There’s not much good that can be said about asthma, a breathing disease in which the airways become narrowed and inflamed. But there’s this: People with asthma seem to be less likely to develop brain tumors than others. And now, researchers at Washington University School of Medicine in St. Louis believe they have discovered why.
It comes down to the behavior of T cells, a type of immune cell. When a person—or a mouse—develops asthma, their T cells become activated. In a new mouse study, researchers discovered that asthma causes the T cells to behave in a way that induces lung inflammation but prevents the growth of brain tumors. What’s bad news for the airways may be good news for the brain.
The findings, available online in Nature Communications, suggest that reprogramming T cells in brain tumor patients to act more like T cells in asthma patients could be a new approach to treating brain tumors.
“Of course, we’re not going to start inducing asthma in anyone; asthma can be a lethal disease,” said senior author David H. Gutmann, MD, Ph.D., the Donald O. Schnuck Family Professor of Neurology. “But what if we could trick the T cells into thinking they’re asthma T cells when they enter the brain, so they no longer support brain tumor formation and growth? These findings open the door to new kinds of therapies targeting T cells and their interactions with cells in the brain.”
The idea that people with inflammatory diseases, such as asthma or eczema, are less prone to developing brain tumors was first proposed more than 15 years ago, based on epidemiologic observations. But there was no obvious reason why the two very different kinds of diseases would be linked, and some scientists questioned whether the association was real.
Gutmann is an expert on neurofibromatosis (NF), a set of complex genetic disorders that cause tumors to grow on nerves in the brain and throughout the body. Children with NF type 1 (NF1) can develop a kind of brain tumor known as an optic pathway glioma. These tumors grow within the optic nerves, which carries messages between the eyes and the brain. Gutmann, director of the Washington University NF Center, noted an inverse association between asthma and brain tumors among his patients more than five years ago but didn’t know what to make of it. It wasn’t until more recent studies from his lab began to reveal the crucial role that immune cells play in the development of optic pathway gliomas that he began to wonder whether immune cells could account for the association between asthma and brain tumors.
Jit Chatterjee, Ph.D., a postdoctoral researcher and the paper’s first author, took on the challenge of investigating the association. Working with co-author Michael J. Holtzman, MD, the Selma and Herman Seldin Professor of Medicine and director of the Division of Pulmonary & Critical Care Medicine, Chatterjee studied mice genetically modified to carry a mutation in their NF1 genes and form optic pathway gliomas by 3 months of age.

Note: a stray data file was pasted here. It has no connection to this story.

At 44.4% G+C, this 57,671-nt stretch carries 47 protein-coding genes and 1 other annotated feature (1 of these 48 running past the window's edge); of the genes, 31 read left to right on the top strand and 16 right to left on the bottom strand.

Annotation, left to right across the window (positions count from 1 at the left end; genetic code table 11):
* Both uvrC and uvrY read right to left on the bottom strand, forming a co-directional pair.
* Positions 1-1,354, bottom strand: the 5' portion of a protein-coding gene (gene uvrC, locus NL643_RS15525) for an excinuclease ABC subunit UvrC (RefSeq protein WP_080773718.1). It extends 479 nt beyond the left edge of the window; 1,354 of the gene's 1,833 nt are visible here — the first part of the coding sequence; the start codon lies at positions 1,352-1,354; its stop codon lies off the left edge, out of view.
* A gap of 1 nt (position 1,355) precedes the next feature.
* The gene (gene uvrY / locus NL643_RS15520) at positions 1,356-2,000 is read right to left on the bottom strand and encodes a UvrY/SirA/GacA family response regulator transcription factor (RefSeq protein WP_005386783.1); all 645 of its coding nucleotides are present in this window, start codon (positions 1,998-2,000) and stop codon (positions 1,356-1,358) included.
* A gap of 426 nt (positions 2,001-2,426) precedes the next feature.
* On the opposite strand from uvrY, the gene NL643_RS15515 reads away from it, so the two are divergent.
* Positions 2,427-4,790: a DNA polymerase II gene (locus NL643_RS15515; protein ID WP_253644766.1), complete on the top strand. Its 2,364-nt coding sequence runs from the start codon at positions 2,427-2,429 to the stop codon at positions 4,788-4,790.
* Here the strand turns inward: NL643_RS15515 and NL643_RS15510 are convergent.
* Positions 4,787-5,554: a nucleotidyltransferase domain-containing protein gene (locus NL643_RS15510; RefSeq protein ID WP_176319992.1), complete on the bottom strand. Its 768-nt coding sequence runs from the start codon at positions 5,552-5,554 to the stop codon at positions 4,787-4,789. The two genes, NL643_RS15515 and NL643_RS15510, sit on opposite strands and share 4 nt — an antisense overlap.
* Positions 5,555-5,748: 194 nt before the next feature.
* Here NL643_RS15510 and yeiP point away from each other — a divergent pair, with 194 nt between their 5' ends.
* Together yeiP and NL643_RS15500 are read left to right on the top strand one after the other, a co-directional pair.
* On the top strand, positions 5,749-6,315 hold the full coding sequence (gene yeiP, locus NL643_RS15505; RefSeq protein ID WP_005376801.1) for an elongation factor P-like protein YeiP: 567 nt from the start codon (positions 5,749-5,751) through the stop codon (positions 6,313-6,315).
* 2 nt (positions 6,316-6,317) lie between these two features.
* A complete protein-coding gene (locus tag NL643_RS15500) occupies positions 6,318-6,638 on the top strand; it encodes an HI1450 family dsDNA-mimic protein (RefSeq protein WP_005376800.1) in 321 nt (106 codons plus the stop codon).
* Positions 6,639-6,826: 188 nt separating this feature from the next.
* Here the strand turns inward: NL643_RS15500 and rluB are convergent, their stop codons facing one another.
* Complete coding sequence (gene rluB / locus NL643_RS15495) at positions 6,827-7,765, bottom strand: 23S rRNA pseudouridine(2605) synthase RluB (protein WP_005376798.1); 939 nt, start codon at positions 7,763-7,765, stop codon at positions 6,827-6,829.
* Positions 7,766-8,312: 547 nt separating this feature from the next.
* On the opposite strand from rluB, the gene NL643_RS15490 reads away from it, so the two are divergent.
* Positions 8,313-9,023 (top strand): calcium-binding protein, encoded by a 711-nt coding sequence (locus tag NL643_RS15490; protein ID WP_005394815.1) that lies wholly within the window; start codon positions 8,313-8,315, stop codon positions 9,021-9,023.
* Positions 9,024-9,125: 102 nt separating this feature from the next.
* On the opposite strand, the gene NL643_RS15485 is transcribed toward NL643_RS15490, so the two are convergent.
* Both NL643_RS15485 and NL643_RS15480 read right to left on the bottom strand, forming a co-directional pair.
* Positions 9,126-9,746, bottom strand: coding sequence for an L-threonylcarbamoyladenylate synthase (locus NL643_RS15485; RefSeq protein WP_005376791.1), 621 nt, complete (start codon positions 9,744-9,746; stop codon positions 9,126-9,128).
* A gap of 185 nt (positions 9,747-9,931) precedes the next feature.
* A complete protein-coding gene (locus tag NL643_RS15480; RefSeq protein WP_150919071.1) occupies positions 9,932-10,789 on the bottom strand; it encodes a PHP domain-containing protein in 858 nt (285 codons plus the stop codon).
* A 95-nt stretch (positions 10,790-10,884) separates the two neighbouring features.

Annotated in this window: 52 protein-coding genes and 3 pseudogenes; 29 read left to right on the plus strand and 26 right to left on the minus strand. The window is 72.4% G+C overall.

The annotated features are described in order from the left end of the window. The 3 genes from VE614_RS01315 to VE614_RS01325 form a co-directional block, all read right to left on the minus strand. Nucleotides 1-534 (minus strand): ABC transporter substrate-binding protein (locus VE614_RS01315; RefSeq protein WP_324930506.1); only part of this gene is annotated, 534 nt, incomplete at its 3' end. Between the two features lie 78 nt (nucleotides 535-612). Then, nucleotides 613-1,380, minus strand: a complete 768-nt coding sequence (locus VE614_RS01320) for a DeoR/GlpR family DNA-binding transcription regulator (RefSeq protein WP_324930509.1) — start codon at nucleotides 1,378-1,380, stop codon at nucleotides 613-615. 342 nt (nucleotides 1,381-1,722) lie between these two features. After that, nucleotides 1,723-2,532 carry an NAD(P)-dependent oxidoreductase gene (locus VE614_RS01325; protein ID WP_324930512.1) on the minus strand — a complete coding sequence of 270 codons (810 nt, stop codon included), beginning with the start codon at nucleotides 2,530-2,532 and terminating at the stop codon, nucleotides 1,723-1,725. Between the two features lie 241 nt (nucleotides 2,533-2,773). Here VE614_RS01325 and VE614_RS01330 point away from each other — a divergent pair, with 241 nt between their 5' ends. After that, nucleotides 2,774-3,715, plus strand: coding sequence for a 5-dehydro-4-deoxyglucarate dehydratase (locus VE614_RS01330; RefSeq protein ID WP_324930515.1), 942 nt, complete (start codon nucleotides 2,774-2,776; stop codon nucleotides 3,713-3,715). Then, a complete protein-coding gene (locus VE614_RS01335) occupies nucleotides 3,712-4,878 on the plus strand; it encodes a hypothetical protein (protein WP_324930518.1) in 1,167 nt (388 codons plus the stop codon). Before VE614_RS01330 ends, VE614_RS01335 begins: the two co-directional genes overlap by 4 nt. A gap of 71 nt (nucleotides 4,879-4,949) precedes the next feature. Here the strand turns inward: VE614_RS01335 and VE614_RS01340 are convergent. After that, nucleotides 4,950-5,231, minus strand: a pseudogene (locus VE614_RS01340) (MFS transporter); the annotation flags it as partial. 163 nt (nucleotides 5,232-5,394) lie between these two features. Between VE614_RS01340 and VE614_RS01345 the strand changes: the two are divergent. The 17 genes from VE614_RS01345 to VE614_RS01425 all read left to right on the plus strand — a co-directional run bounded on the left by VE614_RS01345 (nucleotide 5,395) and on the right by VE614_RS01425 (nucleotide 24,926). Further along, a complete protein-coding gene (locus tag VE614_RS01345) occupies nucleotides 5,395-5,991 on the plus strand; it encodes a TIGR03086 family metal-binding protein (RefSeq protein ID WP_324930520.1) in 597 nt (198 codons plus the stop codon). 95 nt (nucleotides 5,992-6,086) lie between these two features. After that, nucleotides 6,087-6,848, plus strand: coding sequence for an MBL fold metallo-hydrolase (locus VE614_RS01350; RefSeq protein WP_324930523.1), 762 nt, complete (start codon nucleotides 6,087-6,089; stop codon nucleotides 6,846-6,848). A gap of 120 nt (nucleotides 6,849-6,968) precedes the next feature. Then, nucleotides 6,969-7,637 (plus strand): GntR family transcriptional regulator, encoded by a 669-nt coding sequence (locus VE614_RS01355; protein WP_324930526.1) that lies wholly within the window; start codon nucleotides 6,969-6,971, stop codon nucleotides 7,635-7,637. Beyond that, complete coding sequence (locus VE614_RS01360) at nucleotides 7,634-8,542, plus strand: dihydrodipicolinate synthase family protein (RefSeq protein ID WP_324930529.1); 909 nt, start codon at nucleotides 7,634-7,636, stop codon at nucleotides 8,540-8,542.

Chatterjee exposed groups of mice to irritants that induce asthma at age 4 weeks to 6 weeks, and treated a control group with saltwater for comparison. Then, he checked for optic pathway gliomas at 3 months and 6 months of age. The mice with asthma did not form these brain tumors.
Further experiments revealed that inducing asthma in tumor-prone mice changes the behavior of their T cells. After the mice developed asthma, their T cells began secreting a protein called decorin that is well-known to asthma researchers.
In the airways, decorin is a problem. It acts on the tissues that line the airways and exacerbates asthma symptoms. But in the brain, Chatterjee and Gutmann discovered, decorin is beneficial. There, the protein acts on immune cells known as microglia and blocks their activation by interfering with the NFkappaB activation pathway. Activated microglia promote the growth and development of brain tumors.
Treatment with either decorin or caffeic acid phenethyl ester (CAPE), a compound that inhibits the NFkappaB activation pathway, protected mice with NF1 mutations from developing optic pathway gliomas. The findings suggest that blocking microglial activation may be a potentially useful therapeutic approach for brain tumors.
“The most exciting part of this is that it shows that there is a normal communication between T cells in the body and the cells in the brain that support optic pathway glioma formation and growth,” said Gutmann, who is also a professor of genetics, of neurosurgery and of pediatrics. “The next step for us is to see whether this is also true for other kinds of brain tumors. We’re also investigating the role of eczema and early-childhood infections, because they both involve T cells. As we understand this communication between T cells and the cells that promote brain tumors better, we’ll start finding more opportunities to develop clever therapeutics to intervene in the process.”